I used to think of myself as unique in a not-so-good way. I thought of myself as different from everyone else because of not being physically related to anyone. Of course, there were people out there who shared my DNA, I just didn’t know any of them. I saw myself as an anomaly that probably no one could understand.
Over many years of searching, reuniting, and processing the aftermath, I’ve done a lot of research on adoption. Of course, I didn’t think of it as research at the time. I only wanted to satisfy my curiosity, find answers to my many questions.
Along the way, I learned that I wasn’t unique the way I’d previously thought. I wasn’t alone in my condition. Actually, the exact opposite was true–I discovered I was of the Baby Scoop Era, a period of nearly thirty years when 4,000,000 or so babies were relinquished to adoption. I also found out that for no other reason than the year in which I was adopted, I was not entitled to see my own original birth certificate in Ohio.
Current law says that we who were adopted between 1964 and 1996 cannot see our birth records, but those adopted outside of this period can. Of course, I wanted to know why this was the case, so I searched some more and found that adoptee birth certificates were sealed in 1964. Before then, they had been accessible. And in 1996, they were opened again, but not retroactively.
A man named Brad Norris, an attorney from my hometown of Cleveland, had drafted the bill that eventually sealed my original birth certificate. Ironically, Brad was the father of Betsie Norris, who founded Adoption Network Cleveland, the organization that helped me find my own birth mother.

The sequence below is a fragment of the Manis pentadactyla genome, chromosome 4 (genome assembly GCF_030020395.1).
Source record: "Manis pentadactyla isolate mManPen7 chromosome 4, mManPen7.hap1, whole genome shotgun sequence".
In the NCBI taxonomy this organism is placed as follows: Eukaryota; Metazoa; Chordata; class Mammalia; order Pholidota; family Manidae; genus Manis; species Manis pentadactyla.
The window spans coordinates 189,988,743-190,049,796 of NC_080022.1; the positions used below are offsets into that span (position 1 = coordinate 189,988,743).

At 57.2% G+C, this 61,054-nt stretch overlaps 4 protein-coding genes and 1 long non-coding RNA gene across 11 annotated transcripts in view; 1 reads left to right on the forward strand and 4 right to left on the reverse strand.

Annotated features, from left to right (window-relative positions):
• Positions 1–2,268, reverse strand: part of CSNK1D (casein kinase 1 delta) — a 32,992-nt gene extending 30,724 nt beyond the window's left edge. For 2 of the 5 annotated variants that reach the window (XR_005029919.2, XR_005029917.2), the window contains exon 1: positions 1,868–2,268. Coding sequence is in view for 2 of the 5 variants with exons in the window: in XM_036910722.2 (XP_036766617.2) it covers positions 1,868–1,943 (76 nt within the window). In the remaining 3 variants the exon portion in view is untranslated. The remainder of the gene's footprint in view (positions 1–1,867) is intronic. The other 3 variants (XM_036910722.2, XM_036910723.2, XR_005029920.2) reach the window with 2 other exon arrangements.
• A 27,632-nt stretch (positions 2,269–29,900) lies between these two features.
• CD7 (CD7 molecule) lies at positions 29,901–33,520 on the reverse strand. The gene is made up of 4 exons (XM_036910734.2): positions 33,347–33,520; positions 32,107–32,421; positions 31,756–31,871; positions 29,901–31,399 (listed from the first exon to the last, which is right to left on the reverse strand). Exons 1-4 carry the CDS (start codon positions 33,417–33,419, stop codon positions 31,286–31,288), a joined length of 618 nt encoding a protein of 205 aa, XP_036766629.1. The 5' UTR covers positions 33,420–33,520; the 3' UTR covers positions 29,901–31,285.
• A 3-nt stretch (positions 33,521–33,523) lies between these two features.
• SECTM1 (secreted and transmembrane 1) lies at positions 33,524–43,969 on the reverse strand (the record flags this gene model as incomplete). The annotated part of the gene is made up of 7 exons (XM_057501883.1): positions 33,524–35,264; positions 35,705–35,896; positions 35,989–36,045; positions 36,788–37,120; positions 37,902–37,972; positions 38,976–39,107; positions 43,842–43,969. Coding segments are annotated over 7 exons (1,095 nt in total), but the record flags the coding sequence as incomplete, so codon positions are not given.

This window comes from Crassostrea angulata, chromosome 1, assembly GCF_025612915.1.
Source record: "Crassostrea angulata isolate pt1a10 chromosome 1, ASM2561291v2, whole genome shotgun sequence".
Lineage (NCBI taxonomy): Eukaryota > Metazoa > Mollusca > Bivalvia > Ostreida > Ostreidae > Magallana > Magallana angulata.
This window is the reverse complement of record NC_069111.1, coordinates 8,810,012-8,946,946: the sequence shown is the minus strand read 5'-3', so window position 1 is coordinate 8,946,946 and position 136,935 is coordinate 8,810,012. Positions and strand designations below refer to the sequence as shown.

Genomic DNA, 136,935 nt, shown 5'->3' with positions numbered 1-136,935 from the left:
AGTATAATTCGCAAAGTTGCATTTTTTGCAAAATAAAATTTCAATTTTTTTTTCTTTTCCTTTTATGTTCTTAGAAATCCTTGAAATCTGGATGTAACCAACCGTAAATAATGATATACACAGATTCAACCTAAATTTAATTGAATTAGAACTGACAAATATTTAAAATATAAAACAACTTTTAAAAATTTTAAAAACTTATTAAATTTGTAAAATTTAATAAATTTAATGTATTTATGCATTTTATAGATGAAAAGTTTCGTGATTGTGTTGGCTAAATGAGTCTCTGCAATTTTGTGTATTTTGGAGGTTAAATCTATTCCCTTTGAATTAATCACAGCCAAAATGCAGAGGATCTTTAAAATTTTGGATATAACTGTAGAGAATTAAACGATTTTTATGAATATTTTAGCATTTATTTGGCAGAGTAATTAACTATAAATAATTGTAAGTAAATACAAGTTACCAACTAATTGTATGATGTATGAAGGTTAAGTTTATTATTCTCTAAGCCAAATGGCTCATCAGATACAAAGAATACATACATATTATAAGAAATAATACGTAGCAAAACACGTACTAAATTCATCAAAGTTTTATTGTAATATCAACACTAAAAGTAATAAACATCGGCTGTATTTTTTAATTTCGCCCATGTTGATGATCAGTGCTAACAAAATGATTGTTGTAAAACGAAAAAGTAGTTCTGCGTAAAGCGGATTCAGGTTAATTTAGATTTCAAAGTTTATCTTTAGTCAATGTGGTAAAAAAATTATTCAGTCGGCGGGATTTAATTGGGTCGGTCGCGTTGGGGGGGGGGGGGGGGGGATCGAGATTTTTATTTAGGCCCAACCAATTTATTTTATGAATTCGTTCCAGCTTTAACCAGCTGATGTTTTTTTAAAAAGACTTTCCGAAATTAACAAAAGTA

No, I was not unique. Betsie herself was adopted as an infant and went through a similar search to find her birth parents. She looked for the answers to her questions, and decided her calling was to advocate for adoptees and adoption reform.
Last spring, I chose the story of Betsie Norris, her adoptive father, Brad, and their relationship to Ohio’s law concerning adoptee birth certificates as the topic of a biography project for one of my graduate writing classes. A short version of that piece can be read on Lost Daughters. Talking with Betsie about her story has had a profound impact on my life: I see myself now not merely as one unique individual adoptee, but as a member of an entire community of people who must somehow navigate between two families, and sometimes even between two cultures or two countries. When I write about adoption now, I no longer write only for myself, but for the many others like me as well. My identity as an adoptee is not all of me, but at the same time, it is a part of everything I do.
Now Betsie is leading the fight to open records for those of us from Ohio who were adopted between 1964 and 1996. I’m doing what I can to support the passage of House Bill 61 and Senate Bill 23, although it never feels like enough. It’s hard to be out of state at a time like this when I’d like to do more. I am indebted to Betsie and all the others like her who have given so much of their time and energy to fight for my rights.